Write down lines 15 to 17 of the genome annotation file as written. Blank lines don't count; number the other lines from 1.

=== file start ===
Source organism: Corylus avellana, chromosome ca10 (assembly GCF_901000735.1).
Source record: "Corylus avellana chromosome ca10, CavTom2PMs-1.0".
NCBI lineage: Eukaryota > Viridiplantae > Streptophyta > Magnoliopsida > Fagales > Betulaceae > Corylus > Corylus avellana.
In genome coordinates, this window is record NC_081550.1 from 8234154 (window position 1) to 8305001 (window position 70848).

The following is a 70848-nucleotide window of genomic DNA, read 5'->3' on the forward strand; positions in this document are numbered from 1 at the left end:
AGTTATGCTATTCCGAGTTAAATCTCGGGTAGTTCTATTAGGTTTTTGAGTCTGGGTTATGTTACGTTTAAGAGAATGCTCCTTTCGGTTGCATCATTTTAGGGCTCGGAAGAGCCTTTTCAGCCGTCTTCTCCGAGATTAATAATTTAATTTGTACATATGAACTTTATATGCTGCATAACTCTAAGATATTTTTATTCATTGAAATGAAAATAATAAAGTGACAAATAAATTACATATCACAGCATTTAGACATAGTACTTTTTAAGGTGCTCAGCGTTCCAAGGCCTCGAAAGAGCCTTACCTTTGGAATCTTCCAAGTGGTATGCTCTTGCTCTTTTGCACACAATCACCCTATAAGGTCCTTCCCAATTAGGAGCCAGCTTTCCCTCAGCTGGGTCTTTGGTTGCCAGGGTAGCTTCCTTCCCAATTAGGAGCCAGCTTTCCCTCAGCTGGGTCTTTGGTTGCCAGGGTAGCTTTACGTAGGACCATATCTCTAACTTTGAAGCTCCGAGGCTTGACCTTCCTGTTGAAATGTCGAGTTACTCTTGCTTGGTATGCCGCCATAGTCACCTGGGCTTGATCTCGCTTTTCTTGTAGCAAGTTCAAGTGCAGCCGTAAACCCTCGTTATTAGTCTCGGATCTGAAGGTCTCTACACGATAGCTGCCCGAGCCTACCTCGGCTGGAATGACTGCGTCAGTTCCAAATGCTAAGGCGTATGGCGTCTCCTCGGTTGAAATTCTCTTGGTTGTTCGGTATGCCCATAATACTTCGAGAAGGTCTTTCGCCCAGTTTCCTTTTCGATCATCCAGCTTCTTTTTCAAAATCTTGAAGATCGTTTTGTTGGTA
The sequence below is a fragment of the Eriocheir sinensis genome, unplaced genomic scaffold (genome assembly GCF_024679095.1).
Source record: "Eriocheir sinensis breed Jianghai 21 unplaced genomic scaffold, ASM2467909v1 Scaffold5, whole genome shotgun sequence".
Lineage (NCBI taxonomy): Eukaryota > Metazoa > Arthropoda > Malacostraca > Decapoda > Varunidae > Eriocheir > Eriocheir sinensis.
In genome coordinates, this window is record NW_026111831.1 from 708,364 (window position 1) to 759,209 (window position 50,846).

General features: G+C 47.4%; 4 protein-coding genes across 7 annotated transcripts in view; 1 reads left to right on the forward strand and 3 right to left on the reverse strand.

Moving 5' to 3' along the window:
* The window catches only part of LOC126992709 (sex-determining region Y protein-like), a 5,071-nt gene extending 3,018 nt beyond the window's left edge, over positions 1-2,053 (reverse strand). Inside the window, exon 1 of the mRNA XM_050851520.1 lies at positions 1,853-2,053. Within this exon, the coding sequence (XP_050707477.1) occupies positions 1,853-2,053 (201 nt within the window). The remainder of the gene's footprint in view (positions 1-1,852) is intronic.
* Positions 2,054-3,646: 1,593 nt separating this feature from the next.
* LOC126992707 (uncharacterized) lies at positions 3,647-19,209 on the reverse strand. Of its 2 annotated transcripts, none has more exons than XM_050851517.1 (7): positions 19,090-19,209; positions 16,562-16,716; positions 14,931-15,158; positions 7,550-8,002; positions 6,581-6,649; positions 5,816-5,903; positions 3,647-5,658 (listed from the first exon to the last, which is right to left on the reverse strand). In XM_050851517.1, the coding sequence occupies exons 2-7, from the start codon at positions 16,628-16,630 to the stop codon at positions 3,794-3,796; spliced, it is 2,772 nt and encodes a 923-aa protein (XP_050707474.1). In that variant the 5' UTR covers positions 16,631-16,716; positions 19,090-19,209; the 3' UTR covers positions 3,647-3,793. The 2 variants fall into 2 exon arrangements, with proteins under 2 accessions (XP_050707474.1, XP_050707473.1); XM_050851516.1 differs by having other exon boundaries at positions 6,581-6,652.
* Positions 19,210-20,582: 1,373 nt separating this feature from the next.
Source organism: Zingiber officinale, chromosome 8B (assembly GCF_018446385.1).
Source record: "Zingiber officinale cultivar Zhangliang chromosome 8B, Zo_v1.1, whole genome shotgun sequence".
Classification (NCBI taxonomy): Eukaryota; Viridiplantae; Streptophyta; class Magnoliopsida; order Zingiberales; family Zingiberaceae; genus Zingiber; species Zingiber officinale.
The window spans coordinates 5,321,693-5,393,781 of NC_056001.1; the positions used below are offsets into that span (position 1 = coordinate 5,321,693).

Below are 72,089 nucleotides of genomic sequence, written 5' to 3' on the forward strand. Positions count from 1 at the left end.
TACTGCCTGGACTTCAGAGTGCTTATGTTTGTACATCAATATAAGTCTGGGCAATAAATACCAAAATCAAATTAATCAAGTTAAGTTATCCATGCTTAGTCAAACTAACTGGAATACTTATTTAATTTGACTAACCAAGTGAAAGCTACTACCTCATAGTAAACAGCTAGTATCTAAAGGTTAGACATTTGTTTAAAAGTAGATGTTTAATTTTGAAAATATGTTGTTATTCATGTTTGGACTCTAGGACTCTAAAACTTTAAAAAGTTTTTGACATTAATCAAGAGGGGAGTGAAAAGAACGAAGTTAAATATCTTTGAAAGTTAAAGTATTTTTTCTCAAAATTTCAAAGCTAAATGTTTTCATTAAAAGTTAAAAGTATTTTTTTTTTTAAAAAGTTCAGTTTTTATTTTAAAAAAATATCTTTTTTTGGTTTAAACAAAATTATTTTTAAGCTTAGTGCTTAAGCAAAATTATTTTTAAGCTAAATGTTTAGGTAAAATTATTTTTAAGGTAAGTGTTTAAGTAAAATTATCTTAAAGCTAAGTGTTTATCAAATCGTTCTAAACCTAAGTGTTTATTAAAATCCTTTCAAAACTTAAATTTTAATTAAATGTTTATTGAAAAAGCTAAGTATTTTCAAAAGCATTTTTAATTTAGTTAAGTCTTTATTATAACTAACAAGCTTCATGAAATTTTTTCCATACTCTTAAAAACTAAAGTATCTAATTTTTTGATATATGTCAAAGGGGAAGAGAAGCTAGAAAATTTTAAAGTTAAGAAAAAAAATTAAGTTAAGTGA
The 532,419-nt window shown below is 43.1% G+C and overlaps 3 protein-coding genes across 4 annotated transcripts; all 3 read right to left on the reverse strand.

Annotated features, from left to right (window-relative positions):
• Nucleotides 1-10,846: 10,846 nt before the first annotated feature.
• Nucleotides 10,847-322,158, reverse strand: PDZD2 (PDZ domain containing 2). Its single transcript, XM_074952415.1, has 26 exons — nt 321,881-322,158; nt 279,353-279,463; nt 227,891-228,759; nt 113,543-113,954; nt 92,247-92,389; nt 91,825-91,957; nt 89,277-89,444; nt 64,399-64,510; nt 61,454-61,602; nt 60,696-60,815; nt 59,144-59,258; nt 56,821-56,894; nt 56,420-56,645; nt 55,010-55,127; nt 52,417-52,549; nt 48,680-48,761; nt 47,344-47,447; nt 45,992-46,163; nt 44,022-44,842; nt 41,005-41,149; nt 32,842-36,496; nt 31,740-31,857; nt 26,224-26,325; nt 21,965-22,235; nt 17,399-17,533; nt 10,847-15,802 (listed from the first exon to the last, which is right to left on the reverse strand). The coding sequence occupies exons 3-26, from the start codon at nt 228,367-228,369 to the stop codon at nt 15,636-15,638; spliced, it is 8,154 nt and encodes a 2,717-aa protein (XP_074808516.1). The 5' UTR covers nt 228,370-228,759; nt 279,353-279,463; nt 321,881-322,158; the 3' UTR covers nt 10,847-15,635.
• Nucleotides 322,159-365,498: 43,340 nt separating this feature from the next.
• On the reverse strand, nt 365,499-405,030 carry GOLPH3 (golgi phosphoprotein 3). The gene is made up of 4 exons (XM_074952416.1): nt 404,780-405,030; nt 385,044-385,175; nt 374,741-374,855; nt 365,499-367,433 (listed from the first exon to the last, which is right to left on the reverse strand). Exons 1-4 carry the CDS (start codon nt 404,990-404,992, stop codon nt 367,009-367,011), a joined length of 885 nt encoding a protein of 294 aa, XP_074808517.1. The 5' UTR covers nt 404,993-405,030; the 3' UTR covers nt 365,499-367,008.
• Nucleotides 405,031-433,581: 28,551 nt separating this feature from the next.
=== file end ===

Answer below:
* LOC126992707 (uncharacterized) lies at positions 3,647-19,209 on the reverse strand. Of its 2 annotated transcripts, none has more exons than XM_050851517.1 (7): positions 19,090-19,209; positions 16,562-16,716; positions 14,931-15,158; positions 7,550-8,002; positions 6,581-6,649; positions 5,816-5,903; positions 3,647-5,658 (listed from the first exon to the last, which is right to left on the reverse strand). In XM_050851517.1, the coding sequence occupies exons 2-7, from the start codon at positions 16,628-16,630 to the stop codon at positions 3,794-3,796; spliced, it is 2,772 nt and encodes a 923-aa protein (XP_050707474.1). In that variant the 5' UTR covers positions 16,631-16,716; positions 19,090-19,209; the 3' UTR covers positions 3,647-3,793. The 2 variants fall into 2 exon arrangements, with proteins under 2 accessions (XP_050707474.1, XP_050707473.1); XM_050851516.1 differs by having other exon boundaries at positions 6,581-6,652.
* Positions 19,210-20,582: 1,373 nt separating this feature from the next.
Source organism: Zingiber officinale, chromosome 8B (assembly GCF_018446385.1).